While the benefits are great, there are significant risks involved with being a social media user. A simple tweet can seriously damage a once perfect reputation. This concept is nothing new, as these stories quickly become cautionary tales of what not to do on social media for both brands and individuals. The information that exists around how to manage these situations instructs social media users to be proactive and put their best foot forward to avoid public blunders.

But what happens when it’s a post from the past that’s damaging your reputation?

The Evolution of Publicity

We’ve reached a point in time where many prominent individuals have been using social media for over a decade. Facebook became available for college students in 2004, and Twitter was launched in 2006. In an increasing number of cases, these individuals began using social platforms before they became public figures. A lot can happen over the course of several years, and personas evolve – evolving in maturity, values, and opinions. While this change is normal and expected, a growing trend for critics has been to use the words of public figures’ pasts against them, digging up years-old social media posts that may project them in a negative light or be contradictory to their current image.

Politicians are especially susceptible to this kind of criticism, as their stances on particular issues are often the foundation of their campaigns. Donald Trump is probably the most recent example of this. Trump joined Twitter in 2009, and wasn’t afraid to give his opinion on the political issues of the time. Now President of the United States, his critics are finding older tweets that contradict his current statements. A Google search for “Donald Trump contradictory tweets” will bring up dozens of results comparing old tweets to more recent ones.

Trump isn’t the only public figure facing or who has faced this issue. Conservative talk show host Tomi Lahren has also faced criticism for old tweets she posted as a college student. There are entire websites dedicated to cataloging social media posts by prominent individuals. Politwoops, for example, claims to track deleted tweets by public officials, including both candidates and those currently in office.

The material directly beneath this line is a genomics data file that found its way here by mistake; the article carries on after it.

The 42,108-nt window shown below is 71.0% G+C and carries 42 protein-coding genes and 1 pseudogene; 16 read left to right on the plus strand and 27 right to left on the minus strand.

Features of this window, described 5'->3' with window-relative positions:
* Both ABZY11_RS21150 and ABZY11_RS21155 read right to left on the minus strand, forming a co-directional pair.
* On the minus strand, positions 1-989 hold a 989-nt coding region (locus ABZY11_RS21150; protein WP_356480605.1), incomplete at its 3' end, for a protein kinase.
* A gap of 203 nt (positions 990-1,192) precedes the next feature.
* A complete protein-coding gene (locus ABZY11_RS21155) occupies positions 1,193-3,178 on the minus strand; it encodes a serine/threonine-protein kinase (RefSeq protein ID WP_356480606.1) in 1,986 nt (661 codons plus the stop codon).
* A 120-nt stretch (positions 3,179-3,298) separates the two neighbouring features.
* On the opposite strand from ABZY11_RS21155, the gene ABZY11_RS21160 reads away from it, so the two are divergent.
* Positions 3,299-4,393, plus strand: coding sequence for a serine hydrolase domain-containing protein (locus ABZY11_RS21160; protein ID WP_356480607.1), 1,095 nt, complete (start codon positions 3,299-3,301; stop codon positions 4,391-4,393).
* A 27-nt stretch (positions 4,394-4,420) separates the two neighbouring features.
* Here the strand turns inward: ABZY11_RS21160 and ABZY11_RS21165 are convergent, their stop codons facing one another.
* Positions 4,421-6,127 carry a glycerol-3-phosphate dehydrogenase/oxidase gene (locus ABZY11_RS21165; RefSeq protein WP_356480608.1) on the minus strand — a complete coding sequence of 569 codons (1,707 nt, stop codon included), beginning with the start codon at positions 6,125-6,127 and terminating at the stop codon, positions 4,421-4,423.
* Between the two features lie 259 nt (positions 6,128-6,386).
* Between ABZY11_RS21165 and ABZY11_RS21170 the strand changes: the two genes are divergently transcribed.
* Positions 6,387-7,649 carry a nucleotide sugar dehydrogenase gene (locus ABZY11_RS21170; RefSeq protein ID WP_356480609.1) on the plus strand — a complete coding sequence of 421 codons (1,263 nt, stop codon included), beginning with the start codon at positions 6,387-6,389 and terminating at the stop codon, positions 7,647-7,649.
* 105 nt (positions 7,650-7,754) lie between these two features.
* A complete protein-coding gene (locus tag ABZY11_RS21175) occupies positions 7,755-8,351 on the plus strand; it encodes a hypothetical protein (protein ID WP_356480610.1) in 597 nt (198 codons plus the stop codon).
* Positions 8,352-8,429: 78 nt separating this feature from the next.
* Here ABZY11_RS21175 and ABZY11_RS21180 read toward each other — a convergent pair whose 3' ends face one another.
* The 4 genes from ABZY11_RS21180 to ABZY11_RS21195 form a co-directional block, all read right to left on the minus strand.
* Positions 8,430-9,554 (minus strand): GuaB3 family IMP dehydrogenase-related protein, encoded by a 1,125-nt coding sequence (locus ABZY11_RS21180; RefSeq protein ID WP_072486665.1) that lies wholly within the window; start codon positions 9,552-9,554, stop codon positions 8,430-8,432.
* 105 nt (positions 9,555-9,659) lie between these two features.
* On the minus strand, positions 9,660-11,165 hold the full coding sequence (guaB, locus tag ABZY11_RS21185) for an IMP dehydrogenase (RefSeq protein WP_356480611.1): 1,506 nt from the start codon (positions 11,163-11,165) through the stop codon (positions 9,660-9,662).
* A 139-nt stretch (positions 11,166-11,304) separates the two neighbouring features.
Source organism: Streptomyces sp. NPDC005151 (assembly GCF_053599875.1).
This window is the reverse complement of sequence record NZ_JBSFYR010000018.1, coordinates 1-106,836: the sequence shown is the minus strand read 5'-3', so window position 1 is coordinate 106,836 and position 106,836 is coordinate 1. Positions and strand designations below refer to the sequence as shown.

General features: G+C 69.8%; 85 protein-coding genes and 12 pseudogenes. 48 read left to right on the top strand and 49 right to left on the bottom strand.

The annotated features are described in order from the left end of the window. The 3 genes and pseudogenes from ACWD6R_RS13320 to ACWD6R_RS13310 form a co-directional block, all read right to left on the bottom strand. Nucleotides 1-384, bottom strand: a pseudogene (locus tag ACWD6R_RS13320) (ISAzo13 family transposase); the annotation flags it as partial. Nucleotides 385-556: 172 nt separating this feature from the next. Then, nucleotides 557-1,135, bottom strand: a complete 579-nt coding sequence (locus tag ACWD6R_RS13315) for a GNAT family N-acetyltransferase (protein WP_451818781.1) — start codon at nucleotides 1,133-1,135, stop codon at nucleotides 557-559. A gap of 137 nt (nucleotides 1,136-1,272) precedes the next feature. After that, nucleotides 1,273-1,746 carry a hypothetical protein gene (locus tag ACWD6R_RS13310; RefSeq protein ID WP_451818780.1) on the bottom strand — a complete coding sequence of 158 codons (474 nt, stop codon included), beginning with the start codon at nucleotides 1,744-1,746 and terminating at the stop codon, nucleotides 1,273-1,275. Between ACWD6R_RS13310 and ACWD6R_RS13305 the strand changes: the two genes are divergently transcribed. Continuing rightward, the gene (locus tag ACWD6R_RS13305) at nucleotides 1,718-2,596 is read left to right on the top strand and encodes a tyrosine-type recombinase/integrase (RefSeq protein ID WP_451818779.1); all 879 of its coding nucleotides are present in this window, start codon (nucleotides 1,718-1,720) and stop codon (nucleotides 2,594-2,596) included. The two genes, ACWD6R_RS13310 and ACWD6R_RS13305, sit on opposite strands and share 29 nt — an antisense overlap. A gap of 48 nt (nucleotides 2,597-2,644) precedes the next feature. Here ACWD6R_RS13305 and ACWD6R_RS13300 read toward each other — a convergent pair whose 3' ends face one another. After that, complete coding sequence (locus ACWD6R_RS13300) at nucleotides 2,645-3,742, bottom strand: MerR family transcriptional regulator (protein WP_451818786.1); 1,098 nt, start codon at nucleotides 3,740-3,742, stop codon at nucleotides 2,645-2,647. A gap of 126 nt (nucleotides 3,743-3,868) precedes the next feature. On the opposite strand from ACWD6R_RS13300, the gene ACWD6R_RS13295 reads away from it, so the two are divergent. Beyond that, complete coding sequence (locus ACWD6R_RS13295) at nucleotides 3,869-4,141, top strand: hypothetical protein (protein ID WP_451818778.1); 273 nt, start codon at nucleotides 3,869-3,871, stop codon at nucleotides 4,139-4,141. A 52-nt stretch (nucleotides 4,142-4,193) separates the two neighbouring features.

So what can an individual do to protect themselves from this type of criticism?

Vet Old Posts

It’s a good idea to occasionally scroll through your personal social feeds and delete posts that could potentially be misconstrued. Take your career goals into consideration when doing this, especially if you started using social media at a young age. High school and college students should take care to remove any inappropriate posts prior to job searching. Aspiring musicians, actors, and other public figures should take caution as well to remove content that could tarnish the brand they’re trying to establish. When in doubt about a post, it’s better to remove it.

Take Private Conversations Offline

Social media is a convenient way for internet users to quickly get their message across to multiple people at once, but sometimes it’s best to forego convenience and take conversations offline. When carrying on a conversation that’s more serious in nature, it makes more sense to use a private medium to convey information rather than posting to a public website. Conversations that occur online can be catalogued and used against you in the future.

Take Steps to Solidify Your Current Image Online

Even if precautionary steps have been taken, there is still a chance that an unfavorable post or image will slip through the cracks and become a source of criticism at a later date. Unfortunately, these photos could also emerge on other websites, polluting your search results. Should you find yourself in this situation, it may make sense to seek help from a professional to remove images from Google that don’t represent who you are. In all cases however, it’s important to forge ahead and solidify your current positive image online, showcasing the individual you are today as opposed to who you were when the post in question was published.

Establish a Well-Rounded Image

Be sure that more information exists about you online, aside from just what you’ve posted on social media. Platforms like Facebook, Twitter and Instagram can give internet users some information about you as a person, but they may not tell the whole story. It’s important to establish a well-rounded image online that includes information about your professional life, charitable work or other accomplishments – not just your opinions on social media.

Put Your Best Foot Forward

Once an old post has been noticed by critics, you’ll have to deal with any articles written about it as well. Even if you’ve removed the post in question from your feed, articles featuring images of the post will live on, potentially ranking prominently in search results for your name. Once the problem has spread to multiple sources, it will take a more holistic approach to correct. Positive content, including favorable news articles, professional information, and social media profiles that positively reflect your image should all rank at the forefront of your search results.